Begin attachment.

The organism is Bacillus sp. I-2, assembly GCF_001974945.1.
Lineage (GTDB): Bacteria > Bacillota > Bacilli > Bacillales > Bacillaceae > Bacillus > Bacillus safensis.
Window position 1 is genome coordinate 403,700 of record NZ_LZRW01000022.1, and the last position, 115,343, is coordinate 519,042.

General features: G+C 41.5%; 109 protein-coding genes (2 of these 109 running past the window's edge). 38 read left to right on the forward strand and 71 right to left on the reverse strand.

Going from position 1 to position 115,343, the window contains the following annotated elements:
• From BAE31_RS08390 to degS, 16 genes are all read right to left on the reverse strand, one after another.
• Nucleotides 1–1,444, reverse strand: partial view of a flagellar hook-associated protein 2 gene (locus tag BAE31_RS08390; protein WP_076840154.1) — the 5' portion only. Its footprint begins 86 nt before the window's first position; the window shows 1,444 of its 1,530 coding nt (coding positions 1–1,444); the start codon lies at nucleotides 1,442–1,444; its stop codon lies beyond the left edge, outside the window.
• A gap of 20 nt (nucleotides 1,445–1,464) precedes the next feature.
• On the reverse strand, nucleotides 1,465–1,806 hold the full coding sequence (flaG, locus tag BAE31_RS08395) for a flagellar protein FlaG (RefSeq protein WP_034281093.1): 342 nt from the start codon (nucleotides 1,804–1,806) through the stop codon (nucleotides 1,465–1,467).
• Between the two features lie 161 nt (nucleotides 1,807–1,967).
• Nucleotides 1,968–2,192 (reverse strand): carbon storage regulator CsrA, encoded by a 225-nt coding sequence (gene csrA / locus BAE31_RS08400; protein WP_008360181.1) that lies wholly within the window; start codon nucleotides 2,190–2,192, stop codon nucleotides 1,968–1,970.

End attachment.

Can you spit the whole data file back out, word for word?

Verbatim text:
The organism is Bacillus sp. I-2, assembly GCF_001974945.1.
Lineage (GTDB): Bacteria > Bacillota > Bacilli > Bacillales > Bacillaceae > Bacillus > Bacillus safensis.
Window position 1 is genome coordinate 403,700 of record NZ_LZRW01000022.1, and the last position, 115,343, is coordinate 519,042.

General features: G+C 41.5%; 109 protein-coding genes (2 of these 109 running past the window's edge). 38 read left to right on the forward strand and 71 right to left on the reverse strand.

Going from position 1 to position 115,343, the window contains the following annotated elements:
• From BAE31_RS08390 to degS, 16 genes are all read right to left on the reverse strand, one after another.
• Nucleotides 1–1,444, reverse strand: partial view of a flagellar hook-associated protein 2 gene (locus tag BAE31_RS08390; protein WP_076840154.1) — the 5' portion only. Its footprint begins 86 nt before the window's first position; the window shows 1,444 of its 1,530 coding nt (coding positions 1–1,444); the start codon lies at nucleotides 1,442–1,444; its stop codon lies beyond the left edge, outside the window.
• A gap of 20 nt (nucleotides 1,445–1,464) precedes the next feature.
• On the reverse strand, nucleotides 1,465–1,806 hold the full coding sequence (flaG, locus tag BAE31_RS08395) for a flagellar protein FlaG (RefSeq protein WP_034281093.1): 342 nt from the start codon (nucleotides 1,804–1,806) through the stop codon (nucleotides 1,465–1,467).
• Between the two features lie 161 nt (nucleotides 1,807–1,967).
• Nucleotides 1,968–2,192 (reverse strand): carbon storage regulator CsrA, encoded by a 225-nt coding sequence (gene csrA / locus BAE31_RS08400; protein WP_008360181.1) that lies wholly within the window; start codon nucleotides 2,190–2,192, stop codon nucleotides 1,968–1,970.